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Debates
Monday, 5 October 2020 - Brussels Provisional edition

The establishment of an EU Mechanism on Democracy, the Rule of Law and Fundamental Rights (debate)
MPphoto
 

  Michal Šimečka, rapporteur. – Mr President, we are of course here to discuss the establishment of an EU mechanism on democracy, the rule of law and fundamental rights, but what we are really discussing – and should be debating – is the very future identity of the EU as a democratic peace project.

I grew up in Slovakia in the years after the Velvet Revolution. For people of my generation membership of the European Union basically meant a guarantee of life in freedom and democracy. The EU was meant to be a place where you don’t get imprisoned if you speak out freely, which is what the Communist regime did to my grandfather, who was a dissident intellectual. The EU was meant to be a place where you don’t get thrown out of your job for disagreeing with those in power, which is what happened to other members of my family.

But the problem is that this image of the EU, the image of my youth, the image of the EU as a guardian of democracy is now being shattered and instead it has developed a very high tolerance – an unacceptably high tolerance – for authoritarian politics. We have at least one Member State which can no longer be considered a democracy; we have another Member State – Poland – in which judges can be prosecuted for a verdict against the interests of the ruling party; and, in many other Member States, we have thousands on the street protesting against years of corruption and state capture, all of which begs the question where has the EU been while national governments have undermined democratic institutions or plundered public resources?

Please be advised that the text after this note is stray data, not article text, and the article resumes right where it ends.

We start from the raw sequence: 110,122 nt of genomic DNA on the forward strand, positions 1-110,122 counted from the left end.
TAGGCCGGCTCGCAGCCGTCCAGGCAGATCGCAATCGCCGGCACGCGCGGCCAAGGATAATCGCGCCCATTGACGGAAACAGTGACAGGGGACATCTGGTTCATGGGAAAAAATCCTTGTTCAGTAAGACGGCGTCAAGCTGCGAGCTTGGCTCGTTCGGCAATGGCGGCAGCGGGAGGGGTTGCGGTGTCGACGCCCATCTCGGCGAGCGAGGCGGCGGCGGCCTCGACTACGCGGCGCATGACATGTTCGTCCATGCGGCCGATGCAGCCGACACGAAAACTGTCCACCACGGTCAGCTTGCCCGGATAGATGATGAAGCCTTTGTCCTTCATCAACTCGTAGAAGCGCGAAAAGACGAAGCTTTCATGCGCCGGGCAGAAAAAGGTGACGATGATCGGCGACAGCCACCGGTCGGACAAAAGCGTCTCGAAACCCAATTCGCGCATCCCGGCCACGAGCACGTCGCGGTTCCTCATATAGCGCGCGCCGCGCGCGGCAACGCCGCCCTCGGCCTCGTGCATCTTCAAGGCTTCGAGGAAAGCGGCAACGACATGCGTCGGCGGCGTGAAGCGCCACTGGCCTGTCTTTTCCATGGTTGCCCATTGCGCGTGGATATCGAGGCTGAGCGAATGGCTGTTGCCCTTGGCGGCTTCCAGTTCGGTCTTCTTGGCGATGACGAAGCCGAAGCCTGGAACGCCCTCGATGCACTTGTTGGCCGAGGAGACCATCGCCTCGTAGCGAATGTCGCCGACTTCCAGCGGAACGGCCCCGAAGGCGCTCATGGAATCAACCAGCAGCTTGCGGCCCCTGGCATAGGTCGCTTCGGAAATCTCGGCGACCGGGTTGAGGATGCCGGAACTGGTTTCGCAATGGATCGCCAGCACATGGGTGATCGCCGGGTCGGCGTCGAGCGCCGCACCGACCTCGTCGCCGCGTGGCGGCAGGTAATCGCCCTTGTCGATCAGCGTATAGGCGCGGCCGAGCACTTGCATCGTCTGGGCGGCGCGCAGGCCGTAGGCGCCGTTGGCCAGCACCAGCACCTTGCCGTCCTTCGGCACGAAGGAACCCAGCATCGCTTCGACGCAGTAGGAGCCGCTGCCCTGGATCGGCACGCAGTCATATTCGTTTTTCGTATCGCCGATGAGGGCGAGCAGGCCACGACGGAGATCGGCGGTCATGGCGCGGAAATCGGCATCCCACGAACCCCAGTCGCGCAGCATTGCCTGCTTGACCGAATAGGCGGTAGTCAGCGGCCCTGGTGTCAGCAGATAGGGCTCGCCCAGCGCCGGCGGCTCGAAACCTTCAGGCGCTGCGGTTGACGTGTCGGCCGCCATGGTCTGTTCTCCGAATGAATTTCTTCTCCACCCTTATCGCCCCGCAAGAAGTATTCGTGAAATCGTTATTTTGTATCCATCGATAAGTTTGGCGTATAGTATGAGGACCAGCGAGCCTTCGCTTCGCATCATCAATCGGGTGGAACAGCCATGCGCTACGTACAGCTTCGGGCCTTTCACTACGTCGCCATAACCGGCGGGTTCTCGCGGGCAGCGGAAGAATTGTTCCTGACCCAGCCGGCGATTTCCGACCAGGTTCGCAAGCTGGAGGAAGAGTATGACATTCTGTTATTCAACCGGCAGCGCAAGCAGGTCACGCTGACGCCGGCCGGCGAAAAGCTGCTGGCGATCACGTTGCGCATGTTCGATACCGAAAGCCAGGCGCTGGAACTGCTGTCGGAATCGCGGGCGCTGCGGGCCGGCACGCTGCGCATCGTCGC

The proposal that we put before the plenary should put the EU in a position to do much more. What we need is a permanent, legally binding mechanism that, first of all, streamlines and makes more effective the rule of law instruments that we have; second, covers all aspects of Article 2 and all values enshrined there; and, third, ensures that compliance by Member States is not just reviewed periodically but also enforced. Enforcement action is precisely what has so far also been missing from the Commission’s otherwise thorough and very welcome report last week. But it is clear that monitoring alone will not bring back judicial independence in Poland, nor will it save the Index media in Hungary. We really we do need enforcement. For instance, in Poland, the Commission still hasn’t come up with a request to impose fines, despite the fact that the Polish Government is disrespecting the ruling of the European Court of Justice, and we can continue on and on.

But, equally importantly, the Council needs to stop diluting the budget conditionality proposal. We know that EU money has demonstrably fuelled the rise of authoritarian and corrupt politics in our Member States and this cannot continue. But the problem is that it will continue if the proposal of the German Presidency is adopted because it is weak and will not protect either the EU budget or the rule of law in Europe.

If the Commission and the Council are serious about restoring the EU as a community of shared values, I would expect them immediately to begin negotiations on the proposal that Parliament is putting forward for a binding mechanism as soon as possible. We know that there will be pushback and we know that some Member States might reject it outright, seeing as they are willing to hold the entire continent hostage to rule of law conditionality, but there is a piece of good news as well. The Council only needs a qualified majority to negotiate and adopt our proposal and therefore reclaim some of the EU’s aspiration for a democratic project.

(Applause)

 
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